Back in 2011, Festo created a natural-flight mimicking bionic seagull with flapping wings dubbed SmartBird. The company is now looking to apply similar principles in order to convert wind power into electricity with its DualWingGenerator system.

The DualWingGenerator system is comprised of a vertical column supporting a bottom and top pair of "wings" that measure 250 cm (98.4 in) across. The pairs are fitted to separate sliders and then driven up and down as the air flows across the surfaces.

As the wind blows, the wings move in opposing directions, the bottom wings moving upwards as the top move downwards, or vice versa. This motion is then converted into rotary movement inside the column using two timing belts and two free wheels. The rotary force is then transferred to an electricity generator to complete the kinetic to electricity power transformation.

Festo tested the effectiveness of the DualWingGenerator alongside two similar-sized conventional wind turbines. The team says that the system achieved "remarkable outputs compared to small wind power stations," observing a 45 percent fluid-mechanical effectiveness level when used in wind speeds between 4 and 8 meters per second (with the maximum, or Betz' limit being 59.3 percent). The system also demonstrated a marginally higher energy output when used at similarly low wind speeds.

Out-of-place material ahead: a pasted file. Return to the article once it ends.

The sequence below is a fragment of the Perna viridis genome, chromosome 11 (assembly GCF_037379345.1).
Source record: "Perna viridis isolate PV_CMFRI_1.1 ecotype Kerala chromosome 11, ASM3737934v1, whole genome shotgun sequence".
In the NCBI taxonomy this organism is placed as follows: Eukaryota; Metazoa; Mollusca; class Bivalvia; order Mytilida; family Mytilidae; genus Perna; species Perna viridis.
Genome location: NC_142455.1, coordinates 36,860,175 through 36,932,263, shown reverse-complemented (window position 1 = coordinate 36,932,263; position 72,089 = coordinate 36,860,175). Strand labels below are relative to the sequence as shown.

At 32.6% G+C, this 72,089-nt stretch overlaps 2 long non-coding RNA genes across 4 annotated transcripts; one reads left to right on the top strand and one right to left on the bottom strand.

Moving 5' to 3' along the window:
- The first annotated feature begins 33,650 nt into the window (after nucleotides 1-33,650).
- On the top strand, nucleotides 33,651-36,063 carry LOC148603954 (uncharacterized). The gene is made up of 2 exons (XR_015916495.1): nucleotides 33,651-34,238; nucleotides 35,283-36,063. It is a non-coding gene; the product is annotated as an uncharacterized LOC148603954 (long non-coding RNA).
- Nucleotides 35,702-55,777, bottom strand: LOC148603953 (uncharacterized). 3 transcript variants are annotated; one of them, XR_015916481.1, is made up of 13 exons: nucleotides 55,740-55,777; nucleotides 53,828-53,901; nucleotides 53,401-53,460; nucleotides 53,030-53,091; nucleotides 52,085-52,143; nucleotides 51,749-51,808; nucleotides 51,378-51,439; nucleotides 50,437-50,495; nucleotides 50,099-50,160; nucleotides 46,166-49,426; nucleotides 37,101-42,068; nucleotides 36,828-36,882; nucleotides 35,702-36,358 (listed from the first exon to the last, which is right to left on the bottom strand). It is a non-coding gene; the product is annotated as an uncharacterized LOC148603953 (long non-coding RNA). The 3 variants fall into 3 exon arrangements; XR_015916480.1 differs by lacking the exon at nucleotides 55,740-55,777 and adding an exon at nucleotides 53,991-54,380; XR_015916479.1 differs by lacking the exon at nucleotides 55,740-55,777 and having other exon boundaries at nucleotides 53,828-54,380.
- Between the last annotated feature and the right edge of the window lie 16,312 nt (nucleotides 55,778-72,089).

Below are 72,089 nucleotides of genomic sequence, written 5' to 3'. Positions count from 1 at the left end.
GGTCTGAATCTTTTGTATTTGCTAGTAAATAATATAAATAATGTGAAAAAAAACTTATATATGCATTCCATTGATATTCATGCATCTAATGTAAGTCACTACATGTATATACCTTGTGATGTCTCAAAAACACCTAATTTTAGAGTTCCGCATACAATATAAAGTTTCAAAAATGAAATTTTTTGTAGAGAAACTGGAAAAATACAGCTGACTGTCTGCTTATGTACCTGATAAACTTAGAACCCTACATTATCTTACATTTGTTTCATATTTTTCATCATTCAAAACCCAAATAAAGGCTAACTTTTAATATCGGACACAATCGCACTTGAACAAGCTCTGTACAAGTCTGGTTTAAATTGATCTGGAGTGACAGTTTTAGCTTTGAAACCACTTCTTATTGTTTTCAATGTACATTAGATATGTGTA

While the output of the DualWingGenerator, like all wind turbines, is related to the strength of the wind, Festo aims to lessen its dependence on the elements with what it describes as intelligent control technology.

This technology is designed to enable the system to self-optimize and adapt to different wind conditions. It involves two servomotors and a sensor built into the central column to dictate the angle, amplitude and frequency of the flapping.

While there is no indication of when or if the system might reach the marketplace, Festo is continuing to develop the technology and cites potential applications such as small scale installations on buildings or for generating compressed air or a water.

Source: Festo